Shalala Amirjanova, a Georgian Azerbaijani civic activist from the Azerbaijani-majority town of Marneuli, about 25 miles south of Georgia’s capital, notes that locals “still have many misconceptions about the alliance.” But in this regard, too, a gradual change is under way, with local NGOs engaging the population on the issue. More training exercises have also increased visibility: In August, NATO held the fourth iteration of its Noble Partner multinational exercises in Georgia, which included more than 1,000 U.S. soldiers and 500 more from countries including Britain, France, and Germany, alongside 1,300 Georgian servicemen.
The largest boon to NATO’s image among Georgians, and Georgia’s minorities in particular, however, seems to have come indirectly. In March 2017, the European Union began allowing Georgians to travel to EU countries visa-free. The knock-on effects in terms of their views toward Europe, as well as NATO, have been significant.
“We never had a chance to visit Europe before. The message from them was always: You are good people, but you can’t come here,” Araqelova said. Amirjanova agrees, saying the country’s Azerbaijani community had felt similarly.
Russia’s creeping land grabs in South Ossetia, a breakaway territory that hosts numerous Russian military bases, have also not gone unnoticed, notably by Georgia’s Armenian community. Moscow has been accused of conducting a policy known as borderization, moving its fences forward several hundred meters at a time past the ill-defined border of South Ossetia to de facto annex more Georgian territory. “The situation with South Ossetia in particular has created many skeptical views about Russia’s intentions,” Araqelova said. “People see that the border is moving closer and closer, and they start to think that Russia does not have their own country’s best interests in mind.”
Their northern neighbor’s worsening economic situation has shifted views, too. “People live in Russia to work,” Araqelova said. “Those who have gone more recently have found that it’s more difficult to make a living than they thought. ”
Nationwide, the reasons for the appeal of major international security guarantees to a country that fought the 21st century’s first full-scale state-on-state war are evident. Wider Georgian society today is almost bereft of pro-Russian views, with the few politicians who do represent this viewpoint confined to the margins.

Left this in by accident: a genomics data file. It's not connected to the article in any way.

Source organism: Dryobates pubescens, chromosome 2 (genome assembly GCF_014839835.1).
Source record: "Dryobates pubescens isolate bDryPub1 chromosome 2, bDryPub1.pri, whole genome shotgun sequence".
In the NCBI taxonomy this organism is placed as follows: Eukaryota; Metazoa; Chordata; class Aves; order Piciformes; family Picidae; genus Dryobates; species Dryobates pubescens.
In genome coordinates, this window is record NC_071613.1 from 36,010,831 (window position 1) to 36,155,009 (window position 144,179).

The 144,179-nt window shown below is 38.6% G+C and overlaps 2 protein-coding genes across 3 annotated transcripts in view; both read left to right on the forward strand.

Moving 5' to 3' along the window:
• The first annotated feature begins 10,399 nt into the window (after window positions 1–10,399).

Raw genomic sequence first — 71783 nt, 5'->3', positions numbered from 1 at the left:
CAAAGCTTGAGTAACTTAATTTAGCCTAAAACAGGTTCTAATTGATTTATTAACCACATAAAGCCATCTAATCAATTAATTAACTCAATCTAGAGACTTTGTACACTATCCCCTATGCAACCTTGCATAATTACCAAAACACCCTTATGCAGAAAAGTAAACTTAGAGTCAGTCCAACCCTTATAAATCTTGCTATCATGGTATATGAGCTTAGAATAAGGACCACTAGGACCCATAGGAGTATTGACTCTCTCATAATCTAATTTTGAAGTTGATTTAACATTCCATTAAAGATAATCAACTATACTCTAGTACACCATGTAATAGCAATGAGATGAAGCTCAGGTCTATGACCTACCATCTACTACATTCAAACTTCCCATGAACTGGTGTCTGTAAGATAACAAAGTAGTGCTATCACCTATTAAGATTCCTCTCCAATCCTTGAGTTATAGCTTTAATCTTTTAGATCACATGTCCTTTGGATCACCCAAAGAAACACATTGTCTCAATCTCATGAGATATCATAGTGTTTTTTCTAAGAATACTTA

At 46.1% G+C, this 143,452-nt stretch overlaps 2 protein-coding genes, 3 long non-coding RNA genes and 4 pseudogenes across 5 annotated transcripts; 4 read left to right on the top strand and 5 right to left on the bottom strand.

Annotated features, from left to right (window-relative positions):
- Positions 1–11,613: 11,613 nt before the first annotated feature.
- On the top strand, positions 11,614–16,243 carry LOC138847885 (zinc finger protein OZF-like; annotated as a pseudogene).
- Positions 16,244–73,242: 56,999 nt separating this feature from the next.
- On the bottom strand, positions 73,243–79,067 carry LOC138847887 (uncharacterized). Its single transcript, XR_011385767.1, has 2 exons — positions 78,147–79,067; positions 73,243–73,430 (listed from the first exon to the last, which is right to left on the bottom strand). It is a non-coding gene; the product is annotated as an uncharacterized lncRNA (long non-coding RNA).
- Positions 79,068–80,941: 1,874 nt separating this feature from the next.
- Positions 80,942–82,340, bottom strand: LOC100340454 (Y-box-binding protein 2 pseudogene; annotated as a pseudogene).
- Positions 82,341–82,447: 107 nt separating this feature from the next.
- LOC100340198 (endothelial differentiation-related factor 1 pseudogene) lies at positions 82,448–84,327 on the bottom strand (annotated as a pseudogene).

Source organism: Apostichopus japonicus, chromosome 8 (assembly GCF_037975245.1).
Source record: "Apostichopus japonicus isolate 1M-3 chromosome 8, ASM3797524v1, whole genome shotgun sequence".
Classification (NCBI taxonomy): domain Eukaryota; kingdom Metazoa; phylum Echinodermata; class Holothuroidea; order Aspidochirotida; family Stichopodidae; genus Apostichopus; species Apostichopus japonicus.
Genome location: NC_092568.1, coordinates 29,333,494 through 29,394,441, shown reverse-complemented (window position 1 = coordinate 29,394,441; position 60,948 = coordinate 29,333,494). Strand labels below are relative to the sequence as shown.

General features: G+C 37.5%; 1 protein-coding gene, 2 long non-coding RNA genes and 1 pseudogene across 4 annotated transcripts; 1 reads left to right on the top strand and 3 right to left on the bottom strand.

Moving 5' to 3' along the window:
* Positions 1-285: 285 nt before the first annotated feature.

“In Georgia today, there are very people who oppose NATO,” says Iago Kachkachishvili, the director of the Institute of Social Studies and Analysis, a Tbilisi-based think tank. “We simply don’t have another choice.”
The two main anti-NATO political forces, the loudly pro-Russian former president Nino Burjanadze and the right-wing nationalist Alliance of Patriots of Georgia, both claim support in the single digits. The Alliance of Patriots does not even dare state its anti-NATO views, preferring more tacit messaging, such as emphasizing an “independent path,” fearing a loss of support otherwise. Thus, an almost complete consensus exists among political parties in the country. “Support for NATO is a kind of benchmark for being accepted by the population,” Kachkachishvili asserts.
This largely unified worldview likely explains why Georgians have remained so willing to contribute troops to U.S.-led military campaigns abroad, despite a steady stream of casualties. (In a single incident in Afghanistan in June 2013, seven Georgian soldiers were killed when a Taliban truck bomb struck their compound.)
The path to NATO membership is long. The organization has been unwilling to advance on Georgia’s prospects so long as a fifth of its territory remains outside of government control, with Russian troops present in both Abkhazia and South Ossetia. There is no sign that Georgia is close to being offered a Membership Action Plan, the first concrete initiation of eventual accession.
But there is likewise no indication that anyone in Georgia is prepared to abandon the dream. “It is a requirement for us,” Kachkachishvili says. “We will always have a monstrous neighbor, thinking of Georgia’s destruction. Without strong partners, we cannot be winners.”
Araqvelova is equally certain. “The change has been gradual,” she said, “but it is unstoppable.”